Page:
2023 Reading List
As usual, I’m back with my annual reading list and as usual I’m late to the end of the year. And as usual, I read less this year than I did last year, sadly. I’m confident that will change in 2024. But it’s not about quantity and this year I read some really great books.
I continued the trend from last year (kicked off in 2022 by The Power Law) of reading about financial history asset class by asset class. This year I covered junk bonds, PE, the corporation itself, venture capital, and the cable industry across 4 books. I don’t know that there’s a “point” to the exercise but it has been helpful to get more context for what’s happening in the world/markets today. More importantly, it continues to be a rewarding survey history, especially when mixed in with some great fiction.
In 2024 I hope to read some more science fiction than I did last year. That lagged substantially in 2023. And I’ll definitely be keeping up the financial history as well.
The Lacuna - Barbara Kingsolver: it takes a really long time to get going but once it does, the books put historical figures like Frida Kahlo, Diego Rivera, and Leon Trotksy in humanizing light and rich context. My mom, my sister, and I read this together before a trip to Mexico City, which was definitely the right context for the book. For someone who’s not a huge visual arts person like myself, it made a second visit to the Frida Kahlo house much more engaging than my first.
Smiley’s People - John Le Carre: this was not my favorite JLC novel (and I read one or two every year). It was probably the most heavily serialized and I haven’t historically made any effort to read his books in any particular order (they generally don’t require that).
Den of Thieves - James B. Stewart: a super in-depth account of the insider trading scandal(s) which shook Wall Street in the 1980s with characters Michael Milken and Ivan Boesky. It’s also doubles as a pretty strong survey of the early history of private equity and leveraged buyouts; that’s what the junk bonds and insider trading was ultimately financing and being catalyzed by. Nat Levy-Westhead and Henry Bradley recommended it to me and I had a great time reading it on the beach, even if it sometimes lost me in the details.
Tomorrow and Tomorrow and Tomorrow - Gabrielle Zevin: Everyone I know read this book last year and I totally get why. It’s moving and it moves. The subject (a video game studio across the decades) could be alienating to most people but in Zevin’s hands it’s not. She makes even the most technical parts of game design feel really accessible without sacrificing a character-driven narrative on one hand of verisimilitude on the other. Thanks to my mom for buying me this book.
For Profit - William Magnuson: Magnuson tracks the idea/concept of a corporation from ancient Rome (of which I often think) through the joint stock company boom to the origins private equity and into the present. My favorite parts were definitely the ancient history but overall its a fun one if you care about this sort of thing. I heard about the book on an episode of Slate Money.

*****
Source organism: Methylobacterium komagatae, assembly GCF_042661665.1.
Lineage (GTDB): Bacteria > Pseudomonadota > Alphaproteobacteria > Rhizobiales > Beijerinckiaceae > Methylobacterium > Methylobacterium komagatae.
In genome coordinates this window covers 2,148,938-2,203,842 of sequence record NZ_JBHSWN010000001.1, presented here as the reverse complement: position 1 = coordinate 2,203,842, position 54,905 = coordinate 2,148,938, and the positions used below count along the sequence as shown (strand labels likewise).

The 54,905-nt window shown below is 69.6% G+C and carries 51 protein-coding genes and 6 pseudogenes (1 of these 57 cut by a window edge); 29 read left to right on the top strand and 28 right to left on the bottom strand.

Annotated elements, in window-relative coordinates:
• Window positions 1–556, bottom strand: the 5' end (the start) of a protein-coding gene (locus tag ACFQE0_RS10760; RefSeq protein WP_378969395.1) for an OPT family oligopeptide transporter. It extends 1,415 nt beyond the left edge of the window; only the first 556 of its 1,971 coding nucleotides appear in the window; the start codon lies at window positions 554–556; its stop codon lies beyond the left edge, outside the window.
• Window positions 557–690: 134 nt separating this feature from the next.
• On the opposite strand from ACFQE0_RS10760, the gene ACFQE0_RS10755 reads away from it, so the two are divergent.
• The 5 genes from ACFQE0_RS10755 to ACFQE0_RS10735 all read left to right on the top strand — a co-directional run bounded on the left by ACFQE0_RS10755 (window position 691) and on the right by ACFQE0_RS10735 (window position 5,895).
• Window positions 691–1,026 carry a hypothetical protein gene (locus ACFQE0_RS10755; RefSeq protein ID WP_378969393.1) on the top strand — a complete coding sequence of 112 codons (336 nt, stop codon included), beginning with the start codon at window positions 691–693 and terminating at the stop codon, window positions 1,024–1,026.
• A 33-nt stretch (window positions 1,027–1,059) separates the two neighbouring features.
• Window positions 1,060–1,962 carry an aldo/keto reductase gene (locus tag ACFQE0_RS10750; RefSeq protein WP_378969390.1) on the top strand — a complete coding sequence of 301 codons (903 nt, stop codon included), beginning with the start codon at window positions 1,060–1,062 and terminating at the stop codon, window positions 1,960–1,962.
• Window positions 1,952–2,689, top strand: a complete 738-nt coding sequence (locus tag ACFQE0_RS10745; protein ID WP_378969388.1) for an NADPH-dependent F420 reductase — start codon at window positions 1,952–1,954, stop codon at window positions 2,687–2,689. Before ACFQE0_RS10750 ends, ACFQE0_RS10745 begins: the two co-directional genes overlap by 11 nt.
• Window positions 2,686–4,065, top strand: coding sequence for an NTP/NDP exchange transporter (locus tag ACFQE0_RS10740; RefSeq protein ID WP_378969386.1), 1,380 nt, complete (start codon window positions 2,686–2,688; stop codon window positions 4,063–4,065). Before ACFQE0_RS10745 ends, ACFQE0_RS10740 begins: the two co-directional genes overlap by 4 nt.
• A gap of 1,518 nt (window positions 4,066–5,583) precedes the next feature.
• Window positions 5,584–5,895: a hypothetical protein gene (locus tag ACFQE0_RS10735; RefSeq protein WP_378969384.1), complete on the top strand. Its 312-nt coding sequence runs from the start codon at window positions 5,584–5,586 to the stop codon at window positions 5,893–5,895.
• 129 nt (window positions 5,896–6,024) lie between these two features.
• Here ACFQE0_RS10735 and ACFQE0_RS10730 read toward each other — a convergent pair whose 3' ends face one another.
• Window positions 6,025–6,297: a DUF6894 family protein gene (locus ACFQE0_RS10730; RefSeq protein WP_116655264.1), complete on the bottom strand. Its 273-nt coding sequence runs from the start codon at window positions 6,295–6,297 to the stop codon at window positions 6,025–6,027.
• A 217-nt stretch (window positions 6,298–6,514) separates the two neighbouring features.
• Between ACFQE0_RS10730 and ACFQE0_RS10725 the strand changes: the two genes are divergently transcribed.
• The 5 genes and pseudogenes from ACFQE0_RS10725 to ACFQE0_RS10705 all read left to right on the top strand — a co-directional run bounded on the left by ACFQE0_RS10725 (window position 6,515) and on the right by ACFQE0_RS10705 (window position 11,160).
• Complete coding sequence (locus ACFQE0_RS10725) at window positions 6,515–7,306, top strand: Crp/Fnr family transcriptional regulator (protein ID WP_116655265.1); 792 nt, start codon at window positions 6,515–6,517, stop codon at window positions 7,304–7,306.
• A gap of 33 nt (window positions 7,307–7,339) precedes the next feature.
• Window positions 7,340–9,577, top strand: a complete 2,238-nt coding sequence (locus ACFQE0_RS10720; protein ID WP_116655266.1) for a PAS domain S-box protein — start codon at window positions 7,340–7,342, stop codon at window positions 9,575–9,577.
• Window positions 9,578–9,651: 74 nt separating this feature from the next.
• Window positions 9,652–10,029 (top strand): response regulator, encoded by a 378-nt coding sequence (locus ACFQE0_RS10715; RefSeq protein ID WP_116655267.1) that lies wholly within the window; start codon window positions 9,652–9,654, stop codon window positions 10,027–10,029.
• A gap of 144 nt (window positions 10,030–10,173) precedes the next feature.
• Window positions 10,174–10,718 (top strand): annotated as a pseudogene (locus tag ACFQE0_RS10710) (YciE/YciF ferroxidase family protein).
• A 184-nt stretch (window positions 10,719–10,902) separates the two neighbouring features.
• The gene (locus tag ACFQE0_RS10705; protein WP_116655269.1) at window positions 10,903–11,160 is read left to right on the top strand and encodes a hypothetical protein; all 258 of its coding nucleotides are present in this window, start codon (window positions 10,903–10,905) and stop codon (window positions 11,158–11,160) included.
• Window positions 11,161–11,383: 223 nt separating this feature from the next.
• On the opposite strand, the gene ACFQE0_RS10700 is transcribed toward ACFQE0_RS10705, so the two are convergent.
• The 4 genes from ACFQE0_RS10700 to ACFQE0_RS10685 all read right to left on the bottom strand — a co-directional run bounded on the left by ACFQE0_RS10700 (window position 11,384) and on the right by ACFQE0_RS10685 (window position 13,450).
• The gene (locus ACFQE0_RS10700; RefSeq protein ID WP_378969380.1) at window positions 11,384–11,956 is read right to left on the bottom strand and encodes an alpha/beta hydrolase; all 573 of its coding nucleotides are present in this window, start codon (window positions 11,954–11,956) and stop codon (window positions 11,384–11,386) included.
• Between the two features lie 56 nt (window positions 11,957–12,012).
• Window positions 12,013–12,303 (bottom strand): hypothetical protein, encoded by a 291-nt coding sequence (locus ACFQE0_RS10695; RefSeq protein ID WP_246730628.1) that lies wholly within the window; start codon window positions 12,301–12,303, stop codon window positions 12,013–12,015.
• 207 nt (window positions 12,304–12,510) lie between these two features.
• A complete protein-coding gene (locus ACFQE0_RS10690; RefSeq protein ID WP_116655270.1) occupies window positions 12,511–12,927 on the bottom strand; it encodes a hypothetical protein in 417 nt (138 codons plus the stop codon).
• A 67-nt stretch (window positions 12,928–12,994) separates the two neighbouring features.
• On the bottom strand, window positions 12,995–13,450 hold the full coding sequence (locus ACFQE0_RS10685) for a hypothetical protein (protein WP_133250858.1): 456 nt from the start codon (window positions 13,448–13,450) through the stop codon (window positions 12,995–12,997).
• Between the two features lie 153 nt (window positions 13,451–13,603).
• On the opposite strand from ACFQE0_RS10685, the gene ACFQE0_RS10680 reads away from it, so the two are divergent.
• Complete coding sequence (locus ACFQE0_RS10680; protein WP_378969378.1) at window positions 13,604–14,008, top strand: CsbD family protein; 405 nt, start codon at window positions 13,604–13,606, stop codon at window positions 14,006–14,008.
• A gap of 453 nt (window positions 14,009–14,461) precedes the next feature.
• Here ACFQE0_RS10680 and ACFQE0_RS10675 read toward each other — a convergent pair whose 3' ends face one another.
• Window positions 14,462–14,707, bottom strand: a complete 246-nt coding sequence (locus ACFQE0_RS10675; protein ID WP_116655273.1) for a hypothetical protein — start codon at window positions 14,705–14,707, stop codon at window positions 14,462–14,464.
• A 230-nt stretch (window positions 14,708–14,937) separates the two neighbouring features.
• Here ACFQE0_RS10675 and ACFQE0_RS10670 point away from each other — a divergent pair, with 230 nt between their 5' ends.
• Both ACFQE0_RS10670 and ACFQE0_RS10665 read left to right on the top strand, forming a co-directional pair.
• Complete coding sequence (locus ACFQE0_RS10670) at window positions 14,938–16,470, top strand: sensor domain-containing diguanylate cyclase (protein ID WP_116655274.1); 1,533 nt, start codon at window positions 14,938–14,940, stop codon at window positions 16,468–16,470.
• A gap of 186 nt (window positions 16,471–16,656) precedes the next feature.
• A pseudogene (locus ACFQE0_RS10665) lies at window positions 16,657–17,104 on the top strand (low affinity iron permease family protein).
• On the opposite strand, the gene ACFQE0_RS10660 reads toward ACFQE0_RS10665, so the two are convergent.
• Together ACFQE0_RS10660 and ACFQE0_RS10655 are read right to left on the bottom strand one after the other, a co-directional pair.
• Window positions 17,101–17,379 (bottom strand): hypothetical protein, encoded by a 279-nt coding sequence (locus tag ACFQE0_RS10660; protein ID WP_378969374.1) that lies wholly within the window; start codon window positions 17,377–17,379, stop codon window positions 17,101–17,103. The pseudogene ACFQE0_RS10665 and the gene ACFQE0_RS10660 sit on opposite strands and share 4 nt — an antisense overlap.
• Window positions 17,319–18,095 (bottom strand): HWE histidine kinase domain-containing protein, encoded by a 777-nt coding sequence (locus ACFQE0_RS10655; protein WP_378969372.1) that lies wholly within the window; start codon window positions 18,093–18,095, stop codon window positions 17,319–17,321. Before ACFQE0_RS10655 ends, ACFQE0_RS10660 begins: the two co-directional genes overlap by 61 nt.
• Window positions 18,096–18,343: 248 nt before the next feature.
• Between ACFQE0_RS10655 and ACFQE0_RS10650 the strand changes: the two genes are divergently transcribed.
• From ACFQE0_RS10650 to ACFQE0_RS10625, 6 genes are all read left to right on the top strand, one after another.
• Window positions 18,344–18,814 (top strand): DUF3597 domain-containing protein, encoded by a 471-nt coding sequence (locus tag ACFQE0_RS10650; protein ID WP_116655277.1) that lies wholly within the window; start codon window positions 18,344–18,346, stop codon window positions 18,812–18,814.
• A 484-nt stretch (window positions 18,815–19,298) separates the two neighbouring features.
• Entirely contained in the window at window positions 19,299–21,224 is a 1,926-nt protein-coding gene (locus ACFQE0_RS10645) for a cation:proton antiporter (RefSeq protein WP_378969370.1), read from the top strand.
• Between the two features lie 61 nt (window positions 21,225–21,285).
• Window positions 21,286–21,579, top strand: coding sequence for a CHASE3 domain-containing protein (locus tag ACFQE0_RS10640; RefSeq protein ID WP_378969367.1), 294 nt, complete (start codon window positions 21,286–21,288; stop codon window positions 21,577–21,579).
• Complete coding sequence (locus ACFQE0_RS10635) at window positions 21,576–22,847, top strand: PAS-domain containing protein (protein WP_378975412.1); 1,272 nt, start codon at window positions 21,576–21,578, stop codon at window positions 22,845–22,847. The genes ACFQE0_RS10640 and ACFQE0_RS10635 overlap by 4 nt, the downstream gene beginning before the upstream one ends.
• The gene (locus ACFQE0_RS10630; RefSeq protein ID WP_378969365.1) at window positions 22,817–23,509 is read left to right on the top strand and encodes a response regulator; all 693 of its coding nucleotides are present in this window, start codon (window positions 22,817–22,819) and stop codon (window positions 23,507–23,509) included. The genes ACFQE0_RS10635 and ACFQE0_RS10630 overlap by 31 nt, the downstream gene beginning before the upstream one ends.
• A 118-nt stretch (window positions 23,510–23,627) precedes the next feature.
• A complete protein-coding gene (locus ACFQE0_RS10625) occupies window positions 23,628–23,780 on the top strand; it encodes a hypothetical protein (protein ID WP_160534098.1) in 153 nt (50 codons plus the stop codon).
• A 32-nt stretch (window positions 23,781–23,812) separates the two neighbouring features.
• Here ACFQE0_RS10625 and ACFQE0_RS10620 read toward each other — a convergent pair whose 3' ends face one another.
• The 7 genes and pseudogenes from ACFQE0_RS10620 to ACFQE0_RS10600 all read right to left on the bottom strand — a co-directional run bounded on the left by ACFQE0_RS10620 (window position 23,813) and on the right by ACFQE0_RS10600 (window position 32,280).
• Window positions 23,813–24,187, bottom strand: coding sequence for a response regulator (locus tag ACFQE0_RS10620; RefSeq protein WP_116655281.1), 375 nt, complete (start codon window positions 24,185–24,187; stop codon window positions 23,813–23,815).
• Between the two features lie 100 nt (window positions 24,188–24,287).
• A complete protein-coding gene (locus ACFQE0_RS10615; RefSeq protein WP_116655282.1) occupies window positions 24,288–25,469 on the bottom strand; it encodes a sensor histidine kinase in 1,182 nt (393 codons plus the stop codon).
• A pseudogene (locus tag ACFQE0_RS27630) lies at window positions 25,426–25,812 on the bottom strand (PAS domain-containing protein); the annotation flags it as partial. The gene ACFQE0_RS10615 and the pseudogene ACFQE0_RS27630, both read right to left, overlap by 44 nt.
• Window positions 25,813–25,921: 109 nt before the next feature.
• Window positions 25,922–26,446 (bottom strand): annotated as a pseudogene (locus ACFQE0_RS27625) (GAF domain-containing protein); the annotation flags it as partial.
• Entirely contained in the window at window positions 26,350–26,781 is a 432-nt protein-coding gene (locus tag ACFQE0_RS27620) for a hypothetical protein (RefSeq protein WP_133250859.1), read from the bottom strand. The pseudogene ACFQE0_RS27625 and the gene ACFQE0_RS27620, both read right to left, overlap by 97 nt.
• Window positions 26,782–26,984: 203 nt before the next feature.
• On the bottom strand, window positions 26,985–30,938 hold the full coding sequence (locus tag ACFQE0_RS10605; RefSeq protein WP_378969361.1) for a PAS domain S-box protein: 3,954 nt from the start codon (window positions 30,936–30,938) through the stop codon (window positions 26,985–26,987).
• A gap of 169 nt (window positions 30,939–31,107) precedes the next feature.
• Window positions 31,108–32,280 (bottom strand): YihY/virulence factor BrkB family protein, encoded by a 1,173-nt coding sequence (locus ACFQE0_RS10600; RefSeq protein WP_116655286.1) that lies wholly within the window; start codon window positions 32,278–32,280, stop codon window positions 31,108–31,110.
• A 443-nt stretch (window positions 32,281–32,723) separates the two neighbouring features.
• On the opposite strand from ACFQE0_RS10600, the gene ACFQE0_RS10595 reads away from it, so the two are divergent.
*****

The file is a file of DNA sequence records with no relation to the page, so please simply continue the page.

The Guest - Emma Cline: Along with Tomorrow and Tomorrow and Tomorrow, this was one the books of 2023 (for folks of a certain age). Many of you likely already read it and if you haven’t, I strongly suggest waiting until summer (or at least spring) to get into it. It’s about a lot of things but it’s literally about the Hamptons over the course of a few days at the height of a very hot summer. It can and should be made into a mini-series.
Cable Cowboy - Mark Robichaux: John Malone was/is a colossal figure in the telecom and media over the last several decades and this is his definitive biography. It’s also the definitive read on the industry itself and how it go to be such a brutal, backstabbing corporate arena. David Haber and Grit Capital recommended it to me way back in 2021. I finally got around to it!
eBoys- Randall E. Stross: it’s kind of crazy this book exists at all. In the late 90s, Benchmark (yes, that Benchmark) let a writer and journalist shadow the partners for a couple years and gave him seemingly unfettered access to the workings of the firm, and through it to Silicon Valley at a crucial moment. The book covers the run up of the dot com bubble and at times verges on hagiographic (according to eBoys the Benchmark guys were perfect pillars morality and clear thinking in an irrational moment) but it feels worth reading for anyone who works in venture.
Gentleman in Moscow - Amor Towles: For most of this book nothing really happens and that’s not a problem/kind of the whole point. The premise (a Russian aristocrat tossed out in the revolution and placed under house arrest in a fancy hotel for decades) yields a lot of humor and drama on its own without a lot of flash. Recommended by Nat Levy-Westhead and Everett Randle.
The Fisherman - John Langan: this Lovecraftian/cosmic horror set in upstate NY was my favorite book I read this year. It’s very spooky, especially reading it in the Berkshires on a rainy day. I don’t want to say too much for fear of spoiling anything but it definitely stuck with me for a few days. Thanks to Henry Bradley for suggesting it as a holiday read.
You can see my reading lists for prior years here.
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